What does she think is going to happen to tango? “The gates are never really going to open to the way we knew it,” she thinks. Looking at the bigger picture of social dance, she said that ballroom dances have always been affected by politics. “Look at the swing, for example, it was at its height in the early 1940s, then the war came and the young men were drafted and that brought out the demise of the dance. The same happened with Argentine tango: after the fall of President Peron in 1955 tango almost disappeared. It wasn’t until decades later that it re-emerged. With the success of tango shows such as Forever Tango it became more popular all over the world than ever before. But that was twenty-five years ago,” she said, “it’s surprising that a popular dance lasts that long.”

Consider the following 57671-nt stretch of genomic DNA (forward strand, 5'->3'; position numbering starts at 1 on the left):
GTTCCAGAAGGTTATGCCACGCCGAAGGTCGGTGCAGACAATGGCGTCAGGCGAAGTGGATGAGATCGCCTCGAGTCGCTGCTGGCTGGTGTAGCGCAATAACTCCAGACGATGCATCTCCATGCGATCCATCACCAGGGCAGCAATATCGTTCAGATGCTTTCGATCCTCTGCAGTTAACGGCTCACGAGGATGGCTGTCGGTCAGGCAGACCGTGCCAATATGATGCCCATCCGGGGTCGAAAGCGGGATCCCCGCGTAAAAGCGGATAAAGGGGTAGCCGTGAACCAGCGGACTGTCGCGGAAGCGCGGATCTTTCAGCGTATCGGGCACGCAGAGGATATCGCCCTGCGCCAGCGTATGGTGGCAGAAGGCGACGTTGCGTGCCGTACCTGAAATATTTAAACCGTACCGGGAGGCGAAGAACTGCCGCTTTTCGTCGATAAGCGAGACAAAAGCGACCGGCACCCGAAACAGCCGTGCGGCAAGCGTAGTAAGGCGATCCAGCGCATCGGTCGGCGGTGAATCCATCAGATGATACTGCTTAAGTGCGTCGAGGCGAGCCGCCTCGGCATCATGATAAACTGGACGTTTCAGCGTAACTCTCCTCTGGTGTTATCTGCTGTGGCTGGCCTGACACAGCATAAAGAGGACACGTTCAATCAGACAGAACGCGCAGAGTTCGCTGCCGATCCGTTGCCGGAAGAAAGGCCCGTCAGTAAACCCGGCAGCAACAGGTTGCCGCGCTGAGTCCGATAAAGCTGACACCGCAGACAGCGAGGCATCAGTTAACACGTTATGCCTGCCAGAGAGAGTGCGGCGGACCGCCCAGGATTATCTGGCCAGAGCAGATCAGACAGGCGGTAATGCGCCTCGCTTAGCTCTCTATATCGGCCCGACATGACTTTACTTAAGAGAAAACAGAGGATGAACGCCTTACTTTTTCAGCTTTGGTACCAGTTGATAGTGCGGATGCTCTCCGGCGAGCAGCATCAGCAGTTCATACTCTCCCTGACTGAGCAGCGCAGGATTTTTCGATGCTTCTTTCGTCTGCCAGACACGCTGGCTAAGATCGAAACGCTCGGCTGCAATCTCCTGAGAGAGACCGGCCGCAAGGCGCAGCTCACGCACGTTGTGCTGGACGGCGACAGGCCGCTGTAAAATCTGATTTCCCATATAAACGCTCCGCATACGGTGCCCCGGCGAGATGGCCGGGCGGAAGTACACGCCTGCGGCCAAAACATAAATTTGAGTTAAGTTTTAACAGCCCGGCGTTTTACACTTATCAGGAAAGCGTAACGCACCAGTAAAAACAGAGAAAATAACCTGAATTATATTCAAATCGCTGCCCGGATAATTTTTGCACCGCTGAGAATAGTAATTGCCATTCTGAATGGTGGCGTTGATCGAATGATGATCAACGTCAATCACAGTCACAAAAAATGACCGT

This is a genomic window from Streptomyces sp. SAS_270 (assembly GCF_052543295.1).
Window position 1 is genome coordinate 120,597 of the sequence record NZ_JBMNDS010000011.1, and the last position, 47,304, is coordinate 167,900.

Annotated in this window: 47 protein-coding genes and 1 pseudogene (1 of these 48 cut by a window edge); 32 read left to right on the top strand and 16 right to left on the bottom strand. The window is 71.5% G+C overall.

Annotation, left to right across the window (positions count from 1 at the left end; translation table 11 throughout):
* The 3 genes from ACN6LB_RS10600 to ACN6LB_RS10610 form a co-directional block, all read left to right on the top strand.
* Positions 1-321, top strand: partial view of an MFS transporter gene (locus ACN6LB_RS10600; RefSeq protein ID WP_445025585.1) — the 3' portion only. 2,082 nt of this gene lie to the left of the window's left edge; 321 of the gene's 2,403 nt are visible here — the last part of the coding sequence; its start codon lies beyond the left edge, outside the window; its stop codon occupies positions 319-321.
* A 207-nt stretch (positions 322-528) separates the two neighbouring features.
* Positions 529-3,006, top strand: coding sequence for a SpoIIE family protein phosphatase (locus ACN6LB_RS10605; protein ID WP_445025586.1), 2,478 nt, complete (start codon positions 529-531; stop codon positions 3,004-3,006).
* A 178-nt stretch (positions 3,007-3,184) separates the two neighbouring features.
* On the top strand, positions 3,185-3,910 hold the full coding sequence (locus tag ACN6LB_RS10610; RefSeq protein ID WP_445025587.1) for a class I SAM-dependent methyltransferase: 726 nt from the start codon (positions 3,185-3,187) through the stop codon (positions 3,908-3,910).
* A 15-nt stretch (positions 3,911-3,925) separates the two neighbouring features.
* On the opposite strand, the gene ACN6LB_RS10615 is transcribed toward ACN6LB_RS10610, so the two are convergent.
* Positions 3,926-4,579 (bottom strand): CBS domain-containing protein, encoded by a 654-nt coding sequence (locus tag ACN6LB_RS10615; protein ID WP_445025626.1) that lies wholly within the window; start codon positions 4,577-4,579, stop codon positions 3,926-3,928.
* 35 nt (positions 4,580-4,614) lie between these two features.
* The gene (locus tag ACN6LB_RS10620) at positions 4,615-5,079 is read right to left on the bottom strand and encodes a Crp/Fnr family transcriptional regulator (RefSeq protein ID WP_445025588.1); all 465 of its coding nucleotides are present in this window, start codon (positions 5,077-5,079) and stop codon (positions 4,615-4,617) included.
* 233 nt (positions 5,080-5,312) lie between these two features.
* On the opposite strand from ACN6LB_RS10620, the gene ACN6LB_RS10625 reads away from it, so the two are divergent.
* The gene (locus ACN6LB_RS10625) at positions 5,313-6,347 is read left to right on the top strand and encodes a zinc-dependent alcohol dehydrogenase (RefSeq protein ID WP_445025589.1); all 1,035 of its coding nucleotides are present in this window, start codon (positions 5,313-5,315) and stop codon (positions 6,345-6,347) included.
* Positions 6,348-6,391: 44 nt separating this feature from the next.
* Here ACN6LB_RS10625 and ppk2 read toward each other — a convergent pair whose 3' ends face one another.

“I never thought that tango would become that popular,” she continued. She says she thought of tango as a dance in popularity similar to the lambada or swing, both of which lasted for a few years and then disappeared. At first, she recalled, tango in San Francisco was danced by a small group, and initially she wanted it to remain small and intimate. At the time, she still had a full-time job and taught ballroom dance on the side. But with tango growing more and more, she realized the benefit of a larger community. Then she had a personal experience with cancer and decided to follow her passion to become a full-time tango teacher.

She wonders if now tango is coming to end or: “Maybe some kind of underground tango is going to develop.” It surprises me to hear such clear but pessimistic words from someone who has dedicated the past twenty-five years of her life to tango. She laughs and says she actually can’t imagine a life without tango.

*

Tango in the Time of Covid-19, Part 5

Karina Romero, New York City: tango teacher and organizer